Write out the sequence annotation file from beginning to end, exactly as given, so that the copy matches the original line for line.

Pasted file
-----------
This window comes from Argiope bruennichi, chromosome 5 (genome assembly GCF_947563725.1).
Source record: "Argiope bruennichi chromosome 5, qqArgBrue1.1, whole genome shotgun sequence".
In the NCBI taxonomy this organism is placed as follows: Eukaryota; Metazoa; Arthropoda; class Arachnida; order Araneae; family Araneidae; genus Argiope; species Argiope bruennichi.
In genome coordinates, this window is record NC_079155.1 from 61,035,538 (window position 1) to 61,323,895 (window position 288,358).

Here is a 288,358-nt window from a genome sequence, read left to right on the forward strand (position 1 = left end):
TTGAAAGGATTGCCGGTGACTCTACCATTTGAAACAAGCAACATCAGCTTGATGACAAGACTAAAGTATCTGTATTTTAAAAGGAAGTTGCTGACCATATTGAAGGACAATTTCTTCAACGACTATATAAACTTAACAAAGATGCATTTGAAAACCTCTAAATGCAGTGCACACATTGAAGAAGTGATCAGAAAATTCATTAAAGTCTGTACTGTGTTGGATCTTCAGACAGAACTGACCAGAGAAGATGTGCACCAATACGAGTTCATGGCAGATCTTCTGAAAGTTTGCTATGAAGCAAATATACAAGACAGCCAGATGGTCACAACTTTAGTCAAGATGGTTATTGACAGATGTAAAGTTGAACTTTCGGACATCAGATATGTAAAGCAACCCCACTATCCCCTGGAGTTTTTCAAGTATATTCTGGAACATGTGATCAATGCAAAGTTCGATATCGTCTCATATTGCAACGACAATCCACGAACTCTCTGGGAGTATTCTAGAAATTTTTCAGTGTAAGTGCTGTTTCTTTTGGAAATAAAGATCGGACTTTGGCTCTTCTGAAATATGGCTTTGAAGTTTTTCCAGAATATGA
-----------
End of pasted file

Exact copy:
This window comes from Argiope bruennichi, chromosome 5 (genome assembly GCF_947563725.1).
Source record: "Argiope bruennichi chromosome 5, qqArgBrue1.1, whole genome shotgun sequence".
In the NCBI taxonomy this organism is placed as follows: Eukaryota; Metazoa; Arthropoda; class Arachnida; order Araneae; family Araneidae; genus Argiope; species Argiope bruennichi.
In genome coordinates, this window is record NC_079155.1 from 61,035,538 (window position 1) to 61,323,895 (window position 288,358).

Here is a 288,358-nt window from a genome sequence, read left to right on the forward strand (position 1 = left end):
TTGAAAGGATTGCCGGTGACTCTACCATTTGAAACAAGCAACATCAGCTTGATGACAAGACTAAAGTATCTGTATTTTAAAAGGAAGTTGCTGACCATATTGAAGGACAATTTCTTCAACGACTATATAAACTTAACAAAGATGCATTTGAAAACCTCTAAATGCAGTGCACACATTGAAGAAGTGATCAGAAAATTCATTAAAGTCTGTACTGTGTTGGATCTTCAGACAGAACTGACCAGAGAAGATGTGCACCAATACGAGTTCATGGCAGATCTTCTGAAAGTTTGCTATGAAGCAAATATACAAGACAGCCAGATGGTCACAACTTTAGTCAAGATGGTTATTGACAGATGTAAAGTTGAACTTTCGGACATCAGATATGTAAAGCAACCCCACTATCCCCTGGAGTTTTTCAAGTATATTCTGGAACATGTGATCAATGCAAAGTTCGATATCGTCTCATATTGCAACGACAATCCACGAACTCTCTGGGAGTATTCTAGAAATTTTTCAGTGTAAGTGCTGTTTCTTTTGGAAATAAAGATCGGACTTTGGCTCTTCTGAAATATGGCTTTGAAGTTTTTCCAGAATATGA